When King heard the results in York South, he wrote in his diary that evening. “I felt tonight that public life in Canada had been cleansed,” he scribbled, “as though we have gone through a storm and got rid of something that was truly vile and bad, and which, had it been successful at this time, might have helped to destroy the effectiveness of our war effort.” For the last time, he had outmanoeuvred his longtime rival.
The final word goes to Bruce Hutchison, who summed up Meighen’s defeat for the Vancouver Sun:

When the leader of the Conservative Party is defeated by a Socialist in the Conservative “pocket borough” of Ontario all observers must recognize a profound portent in Canadian affairs. Mr. Meighen obviously was defeated because his economic views, his extreme Toryism, his hatred of socialistic methods and his long association with big business are no longer acceptable to the people of this country—not even to the people of Tory Toronto. Today leaders of the CCF in Ottawa rightly claimed the greatest victory for their theory of society in the history of this country. They see in the astounding eclipse of Mr. Meighen the close of an era in our politics, the beginning of the Conservative Party’s end and the emergence of a Leftist party as the true alternative to the Liberal Party. Conservative politicians, dazed by the unimaginable disaster of Mr. Meighen’s fall, realize that their party will die over a period of years unless it discovers a new idea different from the government or a new leader who can outshine Mr. King. At the moment neither is in sight.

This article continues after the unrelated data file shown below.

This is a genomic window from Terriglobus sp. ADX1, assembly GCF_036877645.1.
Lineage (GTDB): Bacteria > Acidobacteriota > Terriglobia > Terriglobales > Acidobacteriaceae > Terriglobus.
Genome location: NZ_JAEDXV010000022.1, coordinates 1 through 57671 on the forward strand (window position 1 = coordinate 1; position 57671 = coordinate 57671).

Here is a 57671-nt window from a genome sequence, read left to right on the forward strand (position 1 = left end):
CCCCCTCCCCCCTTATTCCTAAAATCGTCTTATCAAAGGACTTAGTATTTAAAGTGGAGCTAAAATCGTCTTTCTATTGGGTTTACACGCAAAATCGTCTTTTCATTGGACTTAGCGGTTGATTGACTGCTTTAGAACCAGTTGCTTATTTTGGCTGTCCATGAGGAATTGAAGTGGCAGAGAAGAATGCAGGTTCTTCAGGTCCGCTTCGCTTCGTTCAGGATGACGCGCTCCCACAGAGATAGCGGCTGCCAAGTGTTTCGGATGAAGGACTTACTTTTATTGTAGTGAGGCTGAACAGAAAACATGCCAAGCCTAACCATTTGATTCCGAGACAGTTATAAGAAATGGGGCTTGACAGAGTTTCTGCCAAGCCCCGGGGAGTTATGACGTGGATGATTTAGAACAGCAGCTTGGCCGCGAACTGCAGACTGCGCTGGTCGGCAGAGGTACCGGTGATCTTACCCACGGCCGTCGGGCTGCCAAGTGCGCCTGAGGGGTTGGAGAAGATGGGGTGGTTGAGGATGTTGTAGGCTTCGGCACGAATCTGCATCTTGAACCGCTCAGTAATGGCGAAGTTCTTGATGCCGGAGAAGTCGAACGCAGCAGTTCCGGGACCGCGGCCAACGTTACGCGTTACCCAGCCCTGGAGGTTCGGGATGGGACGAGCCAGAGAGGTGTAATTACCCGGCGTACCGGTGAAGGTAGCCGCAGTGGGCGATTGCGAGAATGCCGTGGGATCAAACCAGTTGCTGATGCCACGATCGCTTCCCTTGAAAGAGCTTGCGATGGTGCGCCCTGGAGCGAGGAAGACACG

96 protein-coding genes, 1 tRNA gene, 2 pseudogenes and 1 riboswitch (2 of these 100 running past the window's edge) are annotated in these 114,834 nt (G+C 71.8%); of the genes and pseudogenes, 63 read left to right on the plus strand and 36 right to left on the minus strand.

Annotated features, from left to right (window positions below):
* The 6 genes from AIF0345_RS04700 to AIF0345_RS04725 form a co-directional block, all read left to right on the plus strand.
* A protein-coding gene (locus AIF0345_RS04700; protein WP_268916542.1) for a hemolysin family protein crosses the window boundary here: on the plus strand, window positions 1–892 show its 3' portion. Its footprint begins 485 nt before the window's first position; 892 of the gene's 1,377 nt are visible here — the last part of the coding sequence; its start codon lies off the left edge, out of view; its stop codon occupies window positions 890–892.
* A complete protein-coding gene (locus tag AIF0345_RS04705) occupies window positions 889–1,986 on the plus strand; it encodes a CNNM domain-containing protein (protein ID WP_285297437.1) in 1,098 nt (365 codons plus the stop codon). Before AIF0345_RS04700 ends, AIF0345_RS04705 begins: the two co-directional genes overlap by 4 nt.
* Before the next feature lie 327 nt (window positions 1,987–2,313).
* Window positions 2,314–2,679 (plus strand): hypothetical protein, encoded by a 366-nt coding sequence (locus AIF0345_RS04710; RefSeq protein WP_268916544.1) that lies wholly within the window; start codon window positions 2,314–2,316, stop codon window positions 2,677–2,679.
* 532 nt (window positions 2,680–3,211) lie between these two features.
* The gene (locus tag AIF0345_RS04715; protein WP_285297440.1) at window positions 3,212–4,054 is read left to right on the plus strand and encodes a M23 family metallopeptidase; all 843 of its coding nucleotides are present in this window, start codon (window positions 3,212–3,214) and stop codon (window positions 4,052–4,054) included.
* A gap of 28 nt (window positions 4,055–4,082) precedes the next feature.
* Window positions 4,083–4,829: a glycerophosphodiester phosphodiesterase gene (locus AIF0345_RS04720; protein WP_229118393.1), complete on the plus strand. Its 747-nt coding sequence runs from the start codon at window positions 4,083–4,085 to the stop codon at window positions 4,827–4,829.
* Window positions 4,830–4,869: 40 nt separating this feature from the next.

Additional material from Arthur Meighen Volume Three: No Surrender by Roger Graham (Toronto: Clarke, Irwin, 1965), Mitch Hepburn by Neil McKenty (Toronto: McClelland & Stewart, 1967), King’s War: Mackenzie King and the Politics of War 1939-1945 by Brian Nolan (Toronto: Random House, 1988), Blue Thunder by Bob Plamondon (Toronto: Key Porter, 2009), and the following publications: the January 1942 edition of the Canadian Forum; the December 2, 1941, December 3, 1941, and February 7, 1942 editions of the Globe and Mail; the March 1, 1942 edition of Maclean’s; the February 10, 1942 edition of the Toronto Star; and the February 10, 1942 edition of the Vancouver Sun.